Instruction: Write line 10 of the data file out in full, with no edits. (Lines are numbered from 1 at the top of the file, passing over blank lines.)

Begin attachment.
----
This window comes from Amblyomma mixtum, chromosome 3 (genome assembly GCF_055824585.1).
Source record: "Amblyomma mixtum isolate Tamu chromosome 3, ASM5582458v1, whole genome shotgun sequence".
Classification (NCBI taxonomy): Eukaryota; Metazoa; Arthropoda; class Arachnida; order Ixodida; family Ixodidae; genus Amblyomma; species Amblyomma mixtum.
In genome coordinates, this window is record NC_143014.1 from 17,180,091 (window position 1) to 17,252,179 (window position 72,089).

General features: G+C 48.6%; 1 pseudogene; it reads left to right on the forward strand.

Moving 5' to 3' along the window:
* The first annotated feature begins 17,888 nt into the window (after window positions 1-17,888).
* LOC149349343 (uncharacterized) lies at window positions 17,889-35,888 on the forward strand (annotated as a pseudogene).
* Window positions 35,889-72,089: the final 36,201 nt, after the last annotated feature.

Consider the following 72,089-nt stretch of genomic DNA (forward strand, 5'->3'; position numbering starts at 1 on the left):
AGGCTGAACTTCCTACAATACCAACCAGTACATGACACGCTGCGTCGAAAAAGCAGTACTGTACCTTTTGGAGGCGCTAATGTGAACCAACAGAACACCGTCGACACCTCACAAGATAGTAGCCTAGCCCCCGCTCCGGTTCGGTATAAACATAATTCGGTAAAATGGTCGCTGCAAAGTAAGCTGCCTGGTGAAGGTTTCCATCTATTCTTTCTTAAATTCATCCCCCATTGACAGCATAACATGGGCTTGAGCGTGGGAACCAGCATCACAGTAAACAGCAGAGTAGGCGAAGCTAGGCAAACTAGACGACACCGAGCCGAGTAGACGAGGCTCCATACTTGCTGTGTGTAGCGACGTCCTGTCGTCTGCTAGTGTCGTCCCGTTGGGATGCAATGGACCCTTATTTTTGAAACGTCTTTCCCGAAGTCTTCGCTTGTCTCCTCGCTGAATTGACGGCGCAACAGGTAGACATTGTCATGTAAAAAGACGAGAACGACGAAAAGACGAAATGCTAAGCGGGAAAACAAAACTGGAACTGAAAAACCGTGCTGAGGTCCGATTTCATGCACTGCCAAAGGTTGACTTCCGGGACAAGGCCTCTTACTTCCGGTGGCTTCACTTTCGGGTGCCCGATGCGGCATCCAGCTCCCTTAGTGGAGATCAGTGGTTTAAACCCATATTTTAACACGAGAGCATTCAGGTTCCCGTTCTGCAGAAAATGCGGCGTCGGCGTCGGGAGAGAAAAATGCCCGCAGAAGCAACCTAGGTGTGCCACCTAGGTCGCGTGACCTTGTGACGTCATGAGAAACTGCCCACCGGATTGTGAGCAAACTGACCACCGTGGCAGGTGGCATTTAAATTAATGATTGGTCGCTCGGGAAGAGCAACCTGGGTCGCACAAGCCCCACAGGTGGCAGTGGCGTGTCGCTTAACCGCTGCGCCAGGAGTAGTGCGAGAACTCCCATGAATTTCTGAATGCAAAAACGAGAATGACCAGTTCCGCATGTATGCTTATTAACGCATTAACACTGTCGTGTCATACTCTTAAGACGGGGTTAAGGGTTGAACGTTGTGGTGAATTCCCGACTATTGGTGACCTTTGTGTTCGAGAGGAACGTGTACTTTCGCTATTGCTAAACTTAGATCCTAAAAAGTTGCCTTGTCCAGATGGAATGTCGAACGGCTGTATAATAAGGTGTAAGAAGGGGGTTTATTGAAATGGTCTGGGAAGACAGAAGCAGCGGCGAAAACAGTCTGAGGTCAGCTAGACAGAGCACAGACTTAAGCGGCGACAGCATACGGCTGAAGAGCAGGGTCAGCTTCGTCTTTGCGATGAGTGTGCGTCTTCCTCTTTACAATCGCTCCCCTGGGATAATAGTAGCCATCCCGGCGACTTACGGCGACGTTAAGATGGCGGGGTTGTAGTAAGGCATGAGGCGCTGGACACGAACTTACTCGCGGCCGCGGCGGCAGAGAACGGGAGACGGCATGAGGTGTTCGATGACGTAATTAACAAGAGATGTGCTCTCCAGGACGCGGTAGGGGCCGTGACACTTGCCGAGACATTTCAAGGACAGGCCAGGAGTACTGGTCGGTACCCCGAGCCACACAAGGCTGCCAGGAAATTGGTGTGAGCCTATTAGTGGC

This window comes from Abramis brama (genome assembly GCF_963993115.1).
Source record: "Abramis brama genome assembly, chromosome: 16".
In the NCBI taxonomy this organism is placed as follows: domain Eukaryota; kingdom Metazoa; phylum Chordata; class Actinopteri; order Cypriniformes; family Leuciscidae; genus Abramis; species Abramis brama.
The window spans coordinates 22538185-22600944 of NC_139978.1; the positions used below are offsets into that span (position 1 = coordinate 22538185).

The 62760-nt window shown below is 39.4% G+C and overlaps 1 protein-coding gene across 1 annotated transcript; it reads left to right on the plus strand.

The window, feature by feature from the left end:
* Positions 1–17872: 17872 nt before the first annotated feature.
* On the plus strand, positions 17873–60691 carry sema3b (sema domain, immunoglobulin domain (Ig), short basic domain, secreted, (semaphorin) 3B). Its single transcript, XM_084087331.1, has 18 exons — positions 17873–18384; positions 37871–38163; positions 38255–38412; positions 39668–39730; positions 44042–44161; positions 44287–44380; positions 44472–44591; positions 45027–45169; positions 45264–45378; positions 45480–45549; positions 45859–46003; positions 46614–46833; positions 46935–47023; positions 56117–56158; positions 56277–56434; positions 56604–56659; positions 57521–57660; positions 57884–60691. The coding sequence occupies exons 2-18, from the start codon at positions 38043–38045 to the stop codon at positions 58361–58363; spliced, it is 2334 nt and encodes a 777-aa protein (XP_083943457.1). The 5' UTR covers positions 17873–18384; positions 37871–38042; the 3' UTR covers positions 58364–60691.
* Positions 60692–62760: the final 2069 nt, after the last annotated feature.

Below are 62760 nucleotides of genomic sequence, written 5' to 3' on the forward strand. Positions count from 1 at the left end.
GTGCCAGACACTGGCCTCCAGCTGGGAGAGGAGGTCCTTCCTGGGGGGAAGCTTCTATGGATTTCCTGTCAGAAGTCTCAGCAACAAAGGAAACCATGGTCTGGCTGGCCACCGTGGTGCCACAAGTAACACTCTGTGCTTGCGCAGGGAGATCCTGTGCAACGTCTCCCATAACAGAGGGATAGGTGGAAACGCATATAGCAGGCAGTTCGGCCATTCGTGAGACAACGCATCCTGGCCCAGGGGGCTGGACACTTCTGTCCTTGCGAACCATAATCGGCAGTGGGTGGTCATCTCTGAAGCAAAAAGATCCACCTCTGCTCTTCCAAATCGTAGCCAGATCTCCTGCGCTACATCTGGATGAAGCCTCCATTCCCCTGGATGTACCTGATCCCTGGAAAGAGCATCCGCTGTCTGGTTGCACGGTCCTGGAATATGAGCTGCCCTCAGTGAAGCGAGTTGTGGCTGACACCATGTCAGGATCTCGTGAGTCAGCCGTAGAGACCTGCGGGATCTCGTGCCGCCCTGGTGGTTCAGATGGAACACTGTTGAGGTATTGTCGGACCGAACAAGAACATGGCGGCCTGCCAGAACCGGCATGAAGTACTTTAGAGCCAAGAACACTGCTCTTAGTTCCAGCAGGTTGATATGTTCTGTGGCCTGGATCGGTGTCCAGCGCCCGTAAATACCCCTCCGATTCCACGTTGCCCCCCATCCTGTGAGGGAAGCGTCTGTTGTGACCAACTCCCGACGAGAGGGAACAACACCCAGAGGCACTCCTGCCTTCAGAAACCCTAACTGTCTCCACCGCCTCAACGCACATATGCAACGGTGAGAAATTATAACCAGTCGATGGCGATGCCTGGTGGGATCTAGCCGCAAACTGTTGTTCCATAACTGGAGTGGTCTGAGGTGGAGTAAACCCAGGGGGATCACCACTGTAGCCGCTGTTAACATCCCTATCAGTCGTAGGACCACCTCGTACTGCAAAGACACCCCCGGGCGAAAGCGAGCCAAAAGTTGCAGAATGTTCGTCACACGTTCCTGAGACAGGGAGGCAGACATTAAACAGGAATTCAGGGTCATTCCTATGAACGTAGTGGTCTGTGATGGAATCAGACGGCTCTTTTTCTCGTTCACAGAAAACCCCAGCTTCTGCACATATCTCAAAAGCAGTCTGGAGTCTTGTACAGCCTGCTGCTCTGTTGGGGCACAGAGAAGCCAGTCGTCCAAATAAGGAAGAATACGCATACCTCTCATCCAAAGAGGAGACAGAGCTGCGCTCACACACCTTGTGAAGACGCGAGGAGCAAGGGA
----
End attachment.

Consider the following 72,089-nt stretch of genomic DNA (forward strand, 5'->3'; position numbering starts at 1 on the left):